Before the article, a disclaimer – the below editorial is tongue-in-cheek and written from the personal opinion of the author, and does not necessarily represent the views of ESC United as an outlet, its contributors or anyone associated with Eurovision.
As we wind down the calendar year and prepare for the release of ESC Radio’s ESC 250 list, I’ve been thinking a lot about what my personal 250 list would look like. Despite only being a fan for 5 years, I’ve listened to nearly all of the Eurovision entries at least once, currently work on a podcast where we review past contests and current happenings, and of course work for ESCUnited. All this to say, I’ve done a lot of my homework on the 1,500+ songs that make up the Eurovision playbook. Every few days I will release a new chunk on my list, leading up to the grand reveal of ESC Radio’s ESC 250 on December 31st, 2019.
So enough talking, let’s dive back in shall we?
#174 – Feminnem – Call Me (Bosnia and Herzegovina, 2005)
You know, I was reading through the comments on this song, and someone said “If this song was from Sweden, it probably would have been top 3.” And while I agree with their pessimism towards Sweden in the contest, this song actually outranked “Las Vegas” by 5 places that year. Honestly though, this song gets slept on often despite being such a fun entry and it’s a great pop banger. B&H did a great job on this one.
#173 – Poli Genova – Na Inat (Bulgaria, 2011)
The rise of a queen in Bulgarian music was this moment right here. While I will say that the song leaves a little bit to be desired in the live performance and that is likely the reason for it’s non-qualification, this song is still a great listen. Well that and the fact that she flips off Europe at 3:06. That all aside, Poli’s first run at Eurovision rebuilt some credibility for Bulgaria, and helped to set them down the path they’re on today.
#172 – Inga and Anush – Jan Jan (Armenia, 2009)
C’mon everybody, move your body to this ethnic pop track. Not only was this a great track, it also showed off Armenian cultural dress which I really love. These girls were really let down by a lackluster Eurovision stage that swallowed them and their pin cushion whole. Nevertheless, this song is one of Armenia’s top tracks.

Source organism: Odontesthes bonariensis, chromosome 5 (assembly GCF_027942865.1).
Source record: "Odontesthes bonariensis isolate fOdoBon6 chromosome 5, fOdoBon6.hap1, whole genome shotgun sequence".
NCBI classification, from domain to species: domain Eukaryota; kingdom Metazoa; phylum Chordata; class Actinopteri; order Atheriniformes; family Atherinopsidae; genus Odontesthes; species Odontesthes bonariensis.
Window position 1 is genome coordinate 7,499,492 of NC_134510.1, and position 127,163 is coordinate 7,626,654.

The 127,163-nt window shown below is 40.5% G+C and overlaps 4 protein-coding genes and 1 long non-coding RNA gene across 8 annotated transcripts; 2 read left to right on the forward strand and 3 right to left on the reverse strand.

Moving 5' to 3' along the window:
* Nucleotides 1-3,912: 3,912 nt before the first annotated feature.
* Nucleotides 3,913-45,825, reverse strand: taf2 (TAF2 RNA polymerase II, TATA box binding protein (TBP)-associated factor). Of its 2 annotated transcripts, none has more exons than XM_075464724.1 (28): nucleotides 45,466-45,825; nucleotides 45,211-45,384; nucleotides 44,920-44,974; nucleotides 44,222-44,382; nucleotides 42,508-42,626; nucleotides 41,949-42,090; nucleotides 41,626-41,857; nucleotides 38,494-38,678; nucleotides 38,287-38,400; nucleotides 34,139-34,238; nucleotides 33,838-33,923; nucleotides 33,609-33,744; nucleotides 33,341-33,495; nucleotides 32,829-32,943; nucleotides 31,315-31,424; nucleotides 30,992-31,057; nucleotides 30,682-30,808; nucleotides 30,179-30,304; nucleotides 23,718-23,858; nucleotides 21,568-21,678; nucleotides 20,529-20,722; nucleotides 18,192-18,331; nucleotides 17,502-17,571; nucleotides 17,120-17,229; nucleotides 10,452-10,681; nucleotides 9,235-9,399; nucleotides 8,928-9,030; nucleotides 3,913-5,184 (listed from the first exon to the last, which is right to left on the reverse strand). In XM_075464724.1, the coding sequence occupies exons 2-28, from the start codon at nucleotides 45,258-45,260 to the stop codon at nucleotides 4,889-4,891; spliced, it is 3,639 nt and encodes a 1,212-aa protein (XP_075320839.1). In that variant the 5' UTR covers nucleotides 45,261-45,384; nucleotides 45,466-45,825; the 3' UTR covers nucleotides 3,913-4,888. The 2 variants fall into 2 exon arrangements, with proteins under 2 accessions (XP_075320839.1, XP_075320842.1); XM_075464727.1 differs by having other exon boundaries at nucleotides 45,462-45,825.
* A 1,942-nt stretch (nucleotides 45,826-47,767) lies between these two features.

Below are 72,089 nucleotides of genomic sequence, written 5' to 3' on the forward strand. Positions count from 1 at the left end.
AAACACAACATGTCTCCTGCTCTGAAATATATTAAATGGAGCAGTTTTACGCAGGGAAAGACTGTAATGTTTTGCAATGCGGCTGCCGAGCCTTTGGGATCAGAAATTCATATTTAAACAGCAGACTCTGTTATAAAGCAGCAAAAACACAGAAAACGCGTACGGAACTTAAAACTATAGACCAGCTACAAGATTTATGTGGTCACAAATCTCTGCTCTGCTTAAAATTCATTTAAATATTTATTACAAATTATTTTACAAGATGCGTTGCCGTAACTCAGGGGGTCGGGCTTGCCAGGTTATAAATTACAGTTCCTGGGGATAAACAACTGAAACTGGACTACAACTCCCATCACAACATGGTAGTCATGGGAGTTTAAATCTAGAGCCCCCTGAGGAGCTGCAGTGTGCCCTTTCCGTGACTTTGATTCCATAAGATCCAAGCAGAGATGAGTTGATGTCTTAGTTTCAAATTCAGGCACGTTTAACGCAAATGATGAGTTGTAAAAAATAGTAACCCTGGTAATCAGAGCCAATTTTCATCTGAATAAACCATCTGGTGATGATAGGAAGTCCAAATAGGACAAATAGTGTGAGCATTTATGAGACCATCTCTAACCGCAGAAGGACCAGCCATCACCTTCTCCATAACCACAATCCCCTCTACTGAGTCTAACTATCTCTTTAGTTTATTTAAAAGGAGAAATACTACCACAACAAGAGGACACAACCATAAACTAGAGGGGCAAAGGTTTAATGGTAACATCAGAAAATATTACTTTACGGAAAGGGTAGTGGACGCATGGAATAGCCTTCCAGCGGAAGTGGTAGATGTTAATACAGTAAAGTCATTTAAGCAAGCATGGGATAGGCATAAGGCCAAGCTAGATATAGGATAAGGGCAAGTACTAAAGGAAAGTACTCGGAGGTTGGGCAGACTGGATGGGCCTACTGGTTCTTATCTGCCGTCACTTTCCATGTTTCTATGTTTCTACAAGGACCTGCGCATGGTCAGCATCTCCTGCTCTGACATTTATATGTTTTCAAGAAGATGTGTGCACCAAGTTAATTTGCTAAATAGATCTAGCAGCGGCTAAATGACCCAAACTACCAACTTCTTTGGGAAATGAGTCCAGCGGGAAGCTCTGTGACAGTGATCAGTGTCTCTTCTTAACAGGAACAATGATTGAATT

#171 – Elhaida Dani – I’m Alive (Albania, 2015)
From one quality track to another, we move into a track that was semi-underappreciated in a stacked year. Yes this song has a very boring beginning and the Albanian revamp killed this song (if you don’t believe me please listen to the Albanian version of it then come back). Even still, Elhaida has an amazing voice and talent, and this song is still a guilty pleasure from 2015.
#170 – Tulia – Fire of Love (Pali Się) (Poland, 2019)
My goodness do I love this song so much. I appreciate that Poland went for something out of the box and dangerous here, they broke the Eurovision pattern. They brought in a group of 4 women and said “screw musical composition and complex stagings!” and gave us traditional folk band that utilizes “White voice.” While it didn’t pay off in terms of qualifying, it stood out in an oversaturated year of pop and dance tracks.
#169 – Sahlene – Runaway (Estonia, 2002)
First of all, this entry’s postcard is so freaking funny and awkward. The song itself was a great host entry compared to what actually won the contest the year before (ugh), and it showed when the song came 4th at the end of the night. Many of the songs from the 2002 contest have been forgotten, some for good reason, but this one should never be forgotten.
#168 – Doris – Maria Magdalena (Croatia, 1999)
Ah yes, the last year that Croatia did Eurovision correctly and broke the top 5. This is another song that has surpassed the test of time, and is often talked about in the fanbase as the best song of 1999 (I disagree, but hey we all have opinions). This is a great track, complete with powerful vocals, classic Croatian string and percussive instrumentation, and their affinity for white on stage. I can’t wait for quality Croatian songs to come back to the contest.